You see, Uncle Dust, the remarkable character that Swill magazine editor Rob Pierce has used as the lynchpin of his excellent first novel, is a bank robber.

Rob Pierce: His novel Uncle Dust is reminiscent
of the work of David Goodis or Cornell Woolrich

Unlike Donald Westlake’s fictional heist specialist, Parker, Dust doesn’t do complicated robberies. He doesn’t need a crew that includes a specialist in disconnecting alarms, an expert in blowing vaults or a brace of heavily armed "hooligans" to hold a roomful of victims at gunpoint while the stick-up goes down. 

Dust works solo. He is less likely to get double-crossed or ratted out that way.

His technique for sticking up a bank is simplicity itself: he walks in, hands a note to a teller ordering her to empty the till into his carryall, and then exits with the swag. No muss, no fuss, no bother.

While Dustin’s crimes may be simple, his home life is as twisted as cheap garden hose. At the beginning of the book, he is shacked up with Theresa, a woman he describes as having “gorgeous green eyes and a sense of humor and a mid-length skirt showing off legs that looked like they’d kill me if I went any higher. And man, I was ready to die.” Theresa is in love with him, but love is a complication Dust doesn’t want or need.

Another complication is Jeremy, Theresa’s ten-year-old son. Jeremy is a gamer and nerd who is easy pickings for the bullies at his school. Dustin teaches the boy how to defend himself from the older kids in ways the Marquess of Queensbury never dreamed. He takes a liking to the kid, which puts him at odds with Theresa’s ex, a guy named Davis who has some sort of link to a gaming parlor Jeremy frequents.

Because Dust checks out banks very carefully before he pulls a job, he runs out of cash from his last robbery and is forced to break legs for a loan shark who runs a local sports book.  This throws him back together with his old partner Rico, and raises his stress level until it’s hard to think clearly about bank heists, let alone plan one.

Meanwhile Dust is diddling Olivia, a cocktail waitress at a local gin mill where he hangs out between assignments.

As if two women aren’t enough, Dust has an ex-girlfriend, Val, whose life has taken a tragic turn: she was brutally raped by a petty criminal who killed her children. While Dustin’s relationship with Val is not romantic, it is deep – when Dustin was doing time at the state pen, he killed the man who raped her and murdered her kids. Since he was released he keeps an eye on her and helps her out any way he can.

The connection is part pity, part regret, part guilt. As he says to her at one point, “You’re strong, Val. But how you carry this… it’s gonna kill you one way or the other.”

She wearily replies, “Sometimes I wish it would. I wish I could pick the way.”

No -- the crimes are simple. It’s Dustin’s life that’s all fucked up. What makes things worse is the fact that he can’t talk honestly with any of the women in his life about what he does for a living. They know he’s in the life, but none are sure exactly how.  It’s tough to build a relationship with a woman when you can’t even tell her how you earn your cash.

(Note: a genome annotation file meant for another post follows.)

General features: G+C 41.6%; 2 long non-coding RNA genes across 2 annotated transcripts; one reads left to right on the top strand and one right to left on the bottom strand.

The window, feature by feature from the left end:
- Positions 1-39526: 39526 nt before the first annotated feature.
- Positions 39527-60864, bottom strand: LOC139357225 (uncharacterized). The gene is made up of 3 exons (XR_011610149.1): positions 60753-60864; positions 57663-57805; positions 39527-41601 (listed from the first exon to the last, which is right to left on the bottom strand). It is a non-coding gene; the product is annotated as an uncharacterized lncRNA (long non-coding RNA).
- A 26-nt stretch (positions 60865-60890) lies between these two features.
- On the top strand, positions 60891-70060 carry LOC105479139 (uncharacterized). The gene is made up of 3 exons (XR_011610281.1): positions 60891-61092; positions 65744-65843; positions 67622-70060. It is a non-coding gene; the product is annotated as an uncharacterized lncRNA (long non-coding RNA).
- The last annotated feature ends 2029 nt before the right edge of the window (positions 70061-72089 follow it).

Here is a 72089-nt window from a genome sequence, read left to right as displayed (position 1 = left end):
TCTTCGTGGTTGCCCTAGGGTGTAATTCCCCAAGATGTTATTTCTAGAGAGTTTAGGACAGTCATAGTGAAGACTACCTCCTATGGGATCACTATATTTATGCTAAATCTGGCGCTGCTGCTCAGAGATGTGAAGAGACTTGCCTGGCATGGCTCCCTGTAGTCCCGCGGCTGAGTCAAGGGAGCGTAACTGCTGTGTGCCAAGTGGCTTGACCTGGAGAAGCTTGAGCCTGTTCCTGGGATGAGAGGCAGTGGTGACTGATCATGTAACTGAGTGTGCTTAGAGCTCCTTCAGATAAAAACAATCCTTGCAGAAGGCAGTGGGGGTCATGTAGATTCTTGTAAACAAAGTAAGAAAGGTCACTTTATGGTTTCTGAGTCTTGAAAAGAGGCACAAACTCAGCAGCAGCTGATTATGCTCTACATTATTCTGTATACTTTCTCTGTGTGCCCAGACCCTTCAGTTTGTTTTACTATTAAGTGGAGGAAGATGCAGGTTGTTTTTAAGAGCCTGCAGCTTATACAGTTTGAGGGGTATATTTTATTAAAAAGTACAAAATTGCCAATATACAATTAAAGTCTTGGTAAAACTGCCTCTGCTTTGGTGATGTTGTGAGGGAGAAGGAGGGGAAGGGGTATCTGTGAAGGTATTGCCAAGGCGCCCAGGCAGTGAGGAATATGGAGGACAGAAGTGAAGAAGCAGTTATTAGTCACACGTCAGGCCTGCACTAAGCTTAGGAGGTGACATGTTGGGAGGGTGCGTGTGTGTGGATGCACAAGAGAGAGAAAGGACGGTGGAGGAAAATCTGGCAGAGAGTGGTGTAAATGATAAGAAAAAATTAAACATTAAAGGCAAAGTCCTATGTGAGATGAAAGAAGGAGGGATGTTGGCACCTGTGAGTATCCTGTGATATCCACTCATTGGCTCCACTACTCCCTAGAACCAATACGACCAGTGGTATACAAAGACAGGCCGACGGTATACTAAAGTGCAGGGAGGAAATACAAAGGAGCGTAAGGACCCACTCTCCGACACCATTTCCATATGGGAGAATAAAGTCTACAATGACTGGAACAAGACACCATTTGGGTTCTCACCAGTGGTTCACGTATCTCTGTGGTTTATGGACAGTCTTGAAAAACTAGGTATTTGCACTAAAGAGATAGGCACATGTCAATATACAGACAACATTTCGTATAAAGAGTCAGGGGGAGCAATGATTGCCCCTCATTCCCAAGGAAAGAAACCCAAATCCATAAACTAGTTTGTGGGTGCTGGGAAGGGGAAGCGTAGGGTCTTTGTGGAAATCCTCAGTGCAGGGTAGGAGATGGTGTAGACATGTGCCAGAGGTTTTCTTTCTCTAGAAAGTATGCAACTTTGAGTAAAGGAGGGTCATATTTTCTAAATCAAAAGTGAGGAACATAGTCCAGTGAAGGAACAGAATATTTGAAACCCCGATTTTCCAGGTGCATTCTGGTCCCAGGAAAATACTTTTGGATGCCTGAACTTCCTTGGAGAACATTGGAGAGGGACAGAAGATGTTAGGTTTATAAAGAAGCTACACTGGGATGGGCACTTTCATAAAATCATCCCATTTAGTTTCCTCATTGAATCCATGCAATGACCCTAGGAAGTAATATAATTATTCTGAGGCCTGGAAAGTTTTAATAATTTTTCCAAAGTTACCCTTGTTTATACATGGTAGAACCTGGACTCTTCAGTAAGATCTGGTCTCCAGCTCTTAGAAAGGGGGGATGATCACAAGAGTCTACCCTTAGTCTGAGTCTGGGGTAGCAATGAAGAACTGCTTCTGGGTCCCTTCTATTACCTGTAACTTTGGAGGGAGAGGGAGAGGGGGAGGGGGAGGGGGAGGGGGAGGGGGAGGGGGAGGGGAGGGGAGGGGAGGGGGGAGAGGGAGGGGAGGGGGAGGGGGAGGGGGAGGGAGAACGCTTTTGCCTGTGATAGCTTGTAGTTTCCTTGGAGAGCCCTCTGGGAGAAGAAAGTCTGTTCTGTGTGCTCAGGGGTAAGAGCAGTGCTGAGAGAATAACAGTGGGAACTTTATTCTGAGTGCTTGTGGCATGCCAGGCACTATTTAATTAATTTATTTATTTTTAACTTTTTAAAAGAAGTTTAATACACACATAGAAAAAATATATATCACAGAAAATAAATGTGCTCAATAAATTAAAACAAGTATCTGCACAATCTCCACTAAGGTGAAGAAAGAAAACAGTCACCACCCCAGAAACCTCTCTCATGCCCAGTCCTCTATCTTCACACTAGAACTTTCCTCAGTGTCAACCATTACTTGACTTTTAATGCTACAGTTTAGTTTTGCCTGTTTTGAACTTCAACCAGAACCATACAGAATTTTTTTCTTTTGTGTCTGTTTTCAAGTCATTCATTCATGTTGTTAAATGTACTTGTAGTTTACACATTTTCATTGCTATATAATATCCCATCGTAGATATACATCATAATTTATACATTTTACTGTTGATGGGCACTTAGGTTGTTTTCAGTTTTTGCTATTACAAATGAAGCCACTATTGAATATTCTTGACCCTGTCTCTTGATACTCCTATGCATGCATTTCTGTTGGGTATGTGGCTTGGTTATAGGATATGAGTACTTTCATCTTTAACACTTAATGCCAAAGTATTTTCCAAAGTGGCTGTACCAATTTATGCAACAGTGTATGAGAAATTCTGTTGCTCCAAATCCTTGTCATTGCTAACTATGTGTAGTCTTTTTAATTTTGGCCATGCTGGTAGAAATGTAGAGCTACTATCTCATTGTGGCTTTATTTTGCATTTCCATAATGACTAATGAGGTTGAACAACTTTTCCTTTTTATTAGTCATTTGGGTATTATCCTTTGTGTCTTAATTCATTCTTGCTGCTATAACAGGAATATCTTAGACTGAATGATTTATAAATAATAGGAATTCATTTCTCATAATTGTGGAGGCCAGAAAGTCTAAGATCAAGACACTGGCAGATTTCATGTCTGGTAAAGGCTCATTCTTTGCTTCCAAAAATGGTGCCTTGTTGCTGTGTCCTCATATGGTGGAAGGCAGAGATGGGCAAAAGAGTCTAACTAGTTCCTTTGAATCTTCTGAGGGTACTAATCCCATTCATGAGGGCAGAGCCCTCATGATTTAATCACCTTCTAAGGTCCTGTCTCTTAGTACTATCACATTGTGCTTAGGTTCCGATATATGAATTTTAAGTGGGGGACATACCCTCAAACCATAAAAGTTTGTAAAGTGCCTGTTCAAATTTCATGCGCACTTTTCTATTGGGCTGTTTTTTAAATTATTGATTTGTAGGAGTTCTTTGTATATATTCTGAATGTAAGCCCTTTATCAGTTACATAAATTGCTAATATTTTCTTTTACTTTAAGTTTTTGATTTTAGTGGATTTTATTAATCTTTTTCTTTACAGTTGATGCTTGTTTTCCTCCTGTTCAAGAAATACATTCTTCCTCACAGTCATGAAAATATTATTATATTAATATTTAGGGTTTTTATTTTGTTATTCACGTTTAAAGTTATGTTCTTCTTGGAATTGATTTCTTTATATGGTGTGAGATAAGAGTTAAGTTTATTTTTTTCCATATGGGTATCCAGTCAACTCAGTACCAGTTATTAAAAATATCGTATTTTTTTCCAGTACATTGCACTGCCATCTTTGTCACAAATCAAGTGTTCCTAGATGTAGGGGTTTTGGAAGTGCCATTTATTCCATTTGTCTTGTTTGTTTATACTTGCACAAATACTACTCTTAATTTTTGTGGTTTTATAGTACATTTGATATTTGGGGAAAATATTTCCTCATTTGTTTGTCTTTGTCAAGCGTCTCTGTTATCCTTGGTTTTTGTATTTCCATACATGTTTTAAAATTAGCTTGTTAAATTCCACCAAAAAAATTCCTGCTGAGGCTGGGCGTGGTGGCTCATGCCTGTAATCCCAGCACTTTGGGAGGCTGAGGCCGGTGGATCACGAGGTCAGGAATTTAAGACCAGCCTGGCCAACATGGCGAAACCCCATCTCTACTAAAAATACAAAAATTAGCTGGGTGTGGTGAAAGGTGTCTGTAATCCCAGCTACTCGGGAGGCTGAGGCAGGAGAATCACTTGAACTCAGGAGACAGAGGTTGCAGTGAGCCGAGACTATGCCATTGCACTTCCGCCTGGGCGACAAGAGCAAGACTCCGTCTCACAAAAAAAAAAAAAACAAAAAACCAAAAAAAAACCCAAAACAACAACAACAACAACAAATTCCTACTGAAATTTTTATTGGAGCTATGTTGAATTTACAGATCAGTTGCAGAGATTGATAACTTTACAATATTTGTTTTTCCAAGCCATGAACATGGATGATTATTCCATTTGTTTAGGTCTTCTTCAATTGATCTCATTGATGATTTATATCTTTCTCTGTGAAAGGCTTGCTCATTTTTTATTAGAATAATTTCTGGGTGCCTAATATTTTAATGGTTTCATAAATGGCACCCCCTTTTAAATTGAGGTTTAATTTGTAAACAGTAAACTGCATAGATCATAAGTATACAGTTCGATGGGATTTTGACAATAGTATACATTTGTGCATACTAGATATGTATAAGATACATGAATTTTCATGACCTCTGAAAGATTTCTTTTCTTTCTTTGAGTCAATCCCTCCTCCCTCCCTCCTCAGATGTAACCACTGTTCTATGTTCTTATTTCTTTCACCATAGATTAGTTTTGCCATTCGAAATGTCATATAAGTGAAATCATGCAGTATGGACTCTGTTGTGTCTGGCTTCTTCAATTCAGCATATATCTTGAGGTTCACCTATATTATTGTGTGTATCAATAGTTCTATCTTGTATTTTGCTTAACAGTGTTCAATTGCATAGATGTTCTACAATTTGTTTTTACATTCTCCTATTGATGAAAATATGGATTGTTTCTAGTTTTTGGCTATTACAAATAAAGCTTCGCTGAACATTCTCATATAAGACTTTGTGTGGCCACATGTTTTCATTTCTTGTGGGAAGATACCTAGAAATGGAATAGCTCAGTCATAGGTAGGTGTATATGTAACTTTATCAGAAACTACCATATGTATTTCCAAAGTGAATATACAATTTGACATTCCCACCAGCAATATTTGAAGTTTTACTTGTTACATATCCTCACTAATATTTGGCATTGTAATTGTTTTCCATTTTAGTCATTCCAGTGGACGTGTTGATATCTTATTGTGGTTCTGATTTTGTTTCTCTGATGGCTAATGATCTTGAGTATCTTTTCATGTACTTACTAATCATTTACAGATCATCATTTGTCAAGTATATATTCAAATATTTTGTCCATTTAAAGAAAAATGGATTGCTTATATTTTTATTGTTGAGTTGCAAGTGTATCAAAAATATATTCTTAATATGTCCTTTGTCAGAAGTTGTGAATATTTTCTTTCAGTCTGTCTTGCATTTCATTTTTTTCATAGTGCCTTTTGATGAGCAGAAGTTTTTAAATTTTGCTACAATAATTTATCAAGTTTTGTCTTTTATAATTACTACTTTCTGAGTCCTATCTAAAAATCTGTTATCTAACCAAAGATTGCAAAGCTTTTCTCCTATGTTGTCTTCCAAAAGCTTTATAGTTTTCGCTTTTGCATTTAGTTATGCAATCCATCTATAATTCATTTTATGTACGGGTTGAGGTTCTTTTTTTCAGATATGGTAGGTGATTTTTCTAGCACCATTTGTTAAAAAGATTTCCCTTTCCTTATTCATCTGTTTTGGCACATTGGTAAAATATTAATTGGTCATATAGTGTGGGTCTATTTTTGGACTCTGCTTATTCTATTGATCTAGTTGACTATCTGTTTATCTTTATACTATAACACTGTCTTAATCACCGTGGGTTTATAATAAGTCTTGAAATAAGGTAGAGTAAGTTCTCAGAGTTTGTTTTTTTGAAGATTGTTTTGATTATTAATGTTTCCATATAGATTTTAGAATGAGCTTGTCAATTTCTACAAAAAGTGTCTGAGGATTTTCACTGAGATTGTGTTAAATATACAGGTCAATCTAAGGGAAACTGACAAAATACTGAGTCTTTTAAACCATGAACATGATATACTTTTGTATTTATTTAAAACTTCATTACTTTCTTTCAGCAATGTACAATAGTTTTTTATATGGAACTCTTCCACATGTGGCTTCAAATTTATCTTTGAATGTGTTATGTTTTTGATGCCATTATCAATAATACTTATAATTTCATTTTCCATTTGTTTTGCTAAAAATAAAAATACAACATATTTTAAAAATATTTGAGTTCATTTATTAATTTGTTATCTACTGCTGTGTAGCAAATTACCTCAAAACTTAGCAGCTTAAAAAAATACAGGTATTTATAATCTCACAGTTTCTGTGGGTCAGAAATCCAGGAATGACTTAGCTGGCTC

Dustin is on the road to disaster. One of his heists goes disastrously sour. He finds himself dreaming of doing a major crime to get out from under his loan shark boss. Meanwhile, his relationship with all three women goes steadily downhill. The frosting on the cake? He becomes involved in a death that could put him behind bars again for keeps.

Things get bad and things get worse and Dustin begins making poor choices that look like they may end up being lethal. He spends an increasing amount of time drunk, which makes it even harder for him to make the clear-headed decisions he needs to stay alive.

As Theresa tells him at one point, “You’re always halfway out the door or halfway in the bag. Some part of you’s never here.”

In classic noir fashion, Dustin has become snared in his own trap and there are no good ways out.

Uncle Dust is something of a throwback – a straightforward tale in which the criminals are portrayed as working stiffs whose only saleable skills are robbing banks or collecting on usurious loans.  It reminds me of the work of Cornell Woolrich or David Goodis. Pierce’s characters are fully realized and entirely believable. His dialog is tight and remarkably straightforward for noir, a genre in which duplicity is normal and characters often lie – even to themselves – or speak at cross purposes.

If you are looking for maximum body count, this is probably not the book for you: there are only two deaths in the entire 372 page novel. Mostly what Pierce gives you is a clean, simple tale told in language as terse as a rap sheet about a tough guy in a situation where being tough not only doesn’t help, but actually makes things worse.

The book is full of sharp observation served up in laconic prose. Unlike some hardboiled writers, Pierce doesn’t overdo the criminal argot or wise-ass gibes. The words he puts into his characters’ mouths ring with authenticity and have that twist of graveyard humor you often encounter in men who find themselves living just this side of desperation.

For example, Dust tells us his long-time friend and “business” associate Rico avoids classy watering holes because “the drinks cost more, and the women all say no.”

At one dive, Dust says, “the bartender was a surly old guy with a pocked face, blond hair, and a Hawaiian shirt. I guess the surfing career didn’t pan out.”

He describes that bar, Sparks, as the kind of place frequented by serious drinkers who don’t waste their time picking tunes off the jukebox or tossing darts at a target while their Guinness goes flat: “I hadn’t been to Sparks in months, but it was exactly how I remembered it. Grunt workers straight off eight- or ten-hour shifts sitting near the door, like they couldn’t make it any farther, putting down everything they could as fast as they could and if a fight came their way they wouldn’t mind it.”